In an illustrious professional racing career that began in 1952 and spanned more than two decades, Dick Mann was a two-time Grand National Champion, garnering motorcycling's most prestigious Number One plate in 1963 and again in 1971. He was also the runner-up in the series three times, in 1959, 1964, and 1965. He was the first rider to win races in all five disciplines of Grand National competition - short track, half mile, mile, tourist trophy (TT), and road race.
Mann scored the first of his 24 Grand National wins in 1959 in the Peoria (Illinois) TT and 13 years later in 1972 captured his last National victory at the same track. Eight of his National wins came on TT tracks; only the late Steve Eklund, with nine victories, accumulated more TT wins than Mann.
Mann competed in his first Daytona 200 in 1955 on the beach and road course, where his best finishes were back-to-back runner-up performances aboard Harley-Davidsons in 1958 and 1959. The race moved to the then new Daytona International Speedway in 1961, but it wasn't until 1970 that Mann was able to score his first victory in the famed race. To cap that off, he returned to the Florida superspeedway the following year and won again. Both times out Mann established new speed records for the race. Mann, who competed in the Daytona 200 on seven different brands of motorcycles, won the 1970 Daytona 200 on a Honda and the 1971 running on a BSA. Fittingly, he scored National wins on five different brands of motorcycles - Matchless, BSA, Yamaha, Ossa, and Honda.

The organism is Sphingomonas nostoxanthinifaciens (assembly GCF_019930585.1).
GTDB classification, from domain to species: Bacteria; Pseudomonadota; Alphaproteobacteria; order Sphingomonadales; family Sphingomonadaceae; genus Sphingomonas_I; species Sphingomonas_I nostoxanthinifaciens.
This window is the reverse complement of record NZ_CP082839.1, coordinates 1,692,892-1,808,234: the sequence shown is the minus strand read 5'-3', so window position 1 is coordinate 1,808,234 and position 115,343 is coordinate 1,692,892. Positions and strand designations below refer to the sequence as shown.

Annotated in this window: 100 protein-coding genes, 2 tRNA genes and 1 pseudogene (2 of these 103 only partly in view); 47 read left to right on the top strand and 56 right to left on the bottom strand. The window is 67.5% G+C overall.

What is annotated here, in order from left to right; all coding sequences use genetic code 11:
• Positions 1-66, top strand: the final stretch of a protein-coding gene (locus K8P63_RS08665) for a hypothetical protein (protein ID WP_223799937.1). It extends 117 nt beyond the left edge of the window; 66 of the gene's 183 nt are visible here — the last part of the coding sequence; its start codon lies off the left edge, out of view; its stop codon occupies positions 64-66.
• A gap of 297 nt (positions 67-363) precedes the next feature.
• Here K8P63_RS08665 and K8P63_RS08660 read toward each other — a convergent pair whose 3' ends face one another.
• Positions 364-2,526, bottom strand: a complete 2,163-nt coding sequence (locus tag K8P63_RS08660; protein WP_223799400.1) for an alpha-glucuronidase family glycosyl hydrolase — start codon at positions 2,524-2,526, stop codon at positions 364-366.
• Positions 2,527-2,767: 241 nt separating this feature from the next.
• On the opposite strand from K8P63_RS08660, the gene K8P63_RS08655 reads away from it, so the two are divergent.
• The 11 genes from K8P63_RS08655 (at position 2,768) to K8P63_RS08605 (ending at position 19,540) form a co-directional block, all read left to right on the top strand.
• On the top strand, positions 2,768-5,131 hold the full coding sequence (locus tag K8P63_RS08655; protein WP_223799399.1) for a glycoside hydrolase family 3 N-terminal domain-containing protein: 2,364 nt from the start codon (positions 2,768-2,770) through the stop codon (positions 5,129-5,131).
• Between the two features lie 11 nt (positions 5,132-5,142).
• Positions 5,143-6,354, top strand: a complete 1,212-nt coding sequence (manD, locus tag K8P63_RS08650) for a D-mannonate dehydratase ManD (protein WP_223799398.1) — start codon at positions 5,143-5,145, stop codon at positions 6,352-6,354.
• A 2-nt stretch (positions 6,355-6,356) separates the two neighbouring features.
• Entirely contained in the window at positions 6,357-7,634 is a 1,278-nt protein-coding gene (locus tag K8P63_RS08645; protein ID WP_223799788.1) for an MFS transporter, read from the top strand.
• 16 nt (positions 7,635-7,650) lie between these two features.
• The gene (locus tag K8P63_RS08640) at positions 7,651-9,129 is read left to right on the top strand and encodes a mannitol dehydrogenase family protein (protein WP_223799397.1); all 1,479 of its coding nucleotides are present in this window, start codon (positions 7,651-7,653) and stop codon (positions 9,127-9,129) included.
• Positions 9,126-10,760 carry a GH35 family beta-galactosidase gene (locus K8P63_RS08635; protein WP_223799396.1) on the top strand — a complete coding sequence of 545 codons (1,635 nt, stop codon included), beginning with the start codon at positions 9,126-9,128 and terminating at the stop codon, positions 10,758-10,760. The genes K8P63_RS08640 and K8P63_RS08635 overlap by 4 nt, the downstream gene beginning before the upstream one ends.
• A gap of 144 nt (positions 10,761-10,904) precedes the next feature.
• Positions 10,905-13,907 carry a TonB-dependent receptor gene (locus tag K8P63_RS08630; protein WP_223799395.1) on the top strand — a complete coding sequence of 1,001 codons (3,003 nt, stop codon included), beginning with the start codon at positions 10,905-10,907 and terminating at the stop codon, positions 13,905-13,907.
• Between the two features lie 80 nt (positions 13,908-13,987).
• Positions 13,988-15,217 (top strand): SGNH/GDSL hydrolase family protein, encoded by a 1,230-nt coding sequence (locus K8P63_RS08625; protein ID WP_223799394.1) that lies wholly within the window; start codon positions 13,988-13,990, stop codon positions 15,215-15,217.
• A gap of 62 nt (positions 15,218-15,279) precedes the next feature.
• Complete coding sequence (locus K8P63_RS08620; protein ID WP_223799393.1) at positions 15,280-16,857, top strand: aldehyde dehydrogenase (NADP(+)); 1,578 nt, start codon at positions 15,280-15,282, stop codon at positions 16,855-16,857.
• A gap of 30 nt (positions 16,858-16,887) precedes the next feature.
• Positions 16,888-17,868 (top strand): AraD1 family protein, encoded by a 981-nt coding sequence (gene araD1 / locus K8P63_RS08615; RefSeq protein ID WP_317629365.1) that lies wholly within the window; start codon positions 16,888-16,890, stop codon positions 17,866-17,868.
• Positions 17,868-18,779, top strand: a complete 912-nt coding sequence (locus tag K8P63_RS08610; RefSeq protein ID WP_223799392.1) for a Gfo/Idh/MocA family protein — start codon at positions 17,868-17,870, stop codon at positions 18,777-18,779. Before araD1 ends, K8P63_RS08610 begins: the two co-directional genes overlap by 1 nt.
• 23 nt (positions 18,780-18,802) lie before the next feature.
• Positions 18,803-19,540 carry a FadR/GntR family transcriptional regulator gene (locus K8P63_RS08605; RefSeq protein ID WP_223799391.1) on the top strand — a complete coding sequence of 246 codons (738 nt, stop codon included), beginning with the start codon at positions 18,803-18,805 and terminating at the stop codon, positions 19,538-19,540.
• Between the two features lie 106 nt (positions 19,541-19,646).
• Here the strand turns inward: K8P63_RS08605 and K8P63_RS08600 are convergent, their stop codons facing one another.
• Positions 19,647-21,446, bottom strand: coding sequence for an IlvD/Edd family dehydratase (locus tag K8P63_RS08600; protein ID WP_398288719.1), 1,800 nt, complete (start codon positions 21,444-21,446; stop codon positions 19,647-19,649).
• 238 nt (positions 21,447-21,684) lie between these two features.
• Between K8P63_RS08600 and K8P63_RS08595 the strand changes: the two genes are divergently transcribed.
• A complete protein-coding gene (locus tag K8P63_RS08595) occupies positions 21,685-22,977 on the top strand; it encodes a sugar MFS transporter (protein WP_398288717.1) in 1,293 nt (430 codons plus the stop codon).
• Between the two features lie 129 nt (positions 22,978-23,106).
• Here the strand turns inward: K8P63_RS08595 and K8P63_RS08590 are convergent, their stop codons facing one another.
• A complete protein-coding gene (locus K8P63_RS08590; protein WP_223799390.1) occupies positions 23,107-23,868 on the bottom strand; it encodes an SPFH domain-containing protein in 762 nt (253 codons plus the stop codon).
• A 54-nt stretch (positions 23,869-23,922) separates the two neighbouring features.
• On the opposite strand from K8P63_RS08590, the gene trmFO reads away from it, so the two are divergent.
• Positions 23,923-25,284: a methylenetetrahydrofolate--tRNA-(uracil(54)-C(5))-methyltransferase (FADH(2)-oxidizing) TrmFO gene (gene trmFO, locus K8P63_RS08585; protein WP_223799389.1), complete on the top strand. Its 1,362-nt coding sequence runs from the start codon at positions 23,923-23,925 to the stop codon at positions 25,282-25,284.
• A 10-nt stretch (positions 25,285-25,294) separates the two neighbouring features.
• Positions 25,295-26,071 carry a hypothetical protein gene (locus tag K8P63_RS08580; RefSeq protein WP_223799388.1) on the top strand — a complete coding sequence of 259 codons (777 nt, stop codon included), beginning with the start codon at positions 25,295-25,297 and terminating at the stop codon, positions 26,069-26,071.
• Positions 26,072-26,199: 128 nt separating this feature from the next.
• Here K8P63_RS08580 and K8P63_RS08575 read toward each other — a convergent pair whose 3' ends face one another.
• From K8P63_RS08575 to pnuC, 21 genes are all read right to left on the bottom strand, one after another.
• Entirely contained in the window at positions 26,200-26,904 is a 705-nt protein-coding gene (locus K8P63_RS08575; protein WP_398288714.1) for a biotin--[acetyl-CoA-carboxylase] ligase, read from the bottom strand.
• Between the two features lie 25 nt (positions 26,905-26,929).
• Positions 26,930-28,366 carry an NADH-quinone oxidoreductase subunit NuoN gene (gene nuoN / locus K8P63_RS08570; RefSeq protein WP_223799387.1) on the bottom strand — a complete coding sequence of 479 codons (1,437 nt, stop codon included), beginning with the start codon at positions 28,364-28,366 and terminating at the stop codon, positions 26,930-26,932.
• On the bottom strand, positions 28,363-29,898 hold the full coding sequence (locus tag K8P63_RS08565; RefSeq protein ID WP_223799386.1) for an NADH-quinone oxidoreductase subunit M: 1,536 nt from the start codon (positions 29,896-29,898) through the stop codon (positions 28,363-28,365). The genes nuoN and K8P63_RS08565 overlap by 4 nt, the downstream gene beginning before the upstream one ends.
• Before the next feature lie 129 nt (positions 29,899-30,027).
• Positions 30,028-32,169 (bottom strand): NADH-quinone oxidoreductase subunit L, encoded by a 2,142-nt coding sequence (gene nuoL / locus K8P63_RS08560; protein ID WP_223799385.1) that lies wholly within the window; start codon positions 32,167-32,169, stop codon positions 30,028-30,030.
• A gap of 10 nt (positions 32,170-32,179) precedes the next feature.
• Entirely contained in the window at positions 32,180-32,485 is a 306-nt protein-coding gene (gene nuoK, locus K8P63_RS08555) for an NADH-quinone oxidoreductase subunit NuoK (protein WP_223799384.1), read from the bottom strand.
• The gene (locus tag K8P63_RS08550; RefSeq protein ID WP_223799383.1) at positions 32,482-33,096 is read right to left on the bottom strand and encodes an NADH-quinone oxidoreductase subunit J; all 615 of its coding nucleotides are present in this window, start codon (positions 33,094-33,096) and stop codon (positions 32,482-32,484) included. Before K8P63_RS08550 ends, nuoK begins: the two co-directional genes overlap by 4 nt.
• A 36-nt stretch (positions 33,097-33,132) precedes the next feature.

Mann last competed as a professional in 1974, but to this day says he didn't retire. "I never retired. I kept looking for a good ride but couldn't come up with one so I would tell everyone I was out of work," Mann said. Following his "retirement" from professional racing, Mann continued to compete. He participated in the 1975 International Six Days Trial, the Olympics of sportsman motorcycle competition, and earned a bronze medal in the off-road event which was held on the Isle of Man off the coast of England.
Mann, who recently moved to the Lake Tahoe area of Nevada from his longtime home in the San Francisco Bay area, remains active in classic bike racing. Along with his wife Kay, he competes in and promotes American Historical Motorcycle Racing Association motocross events.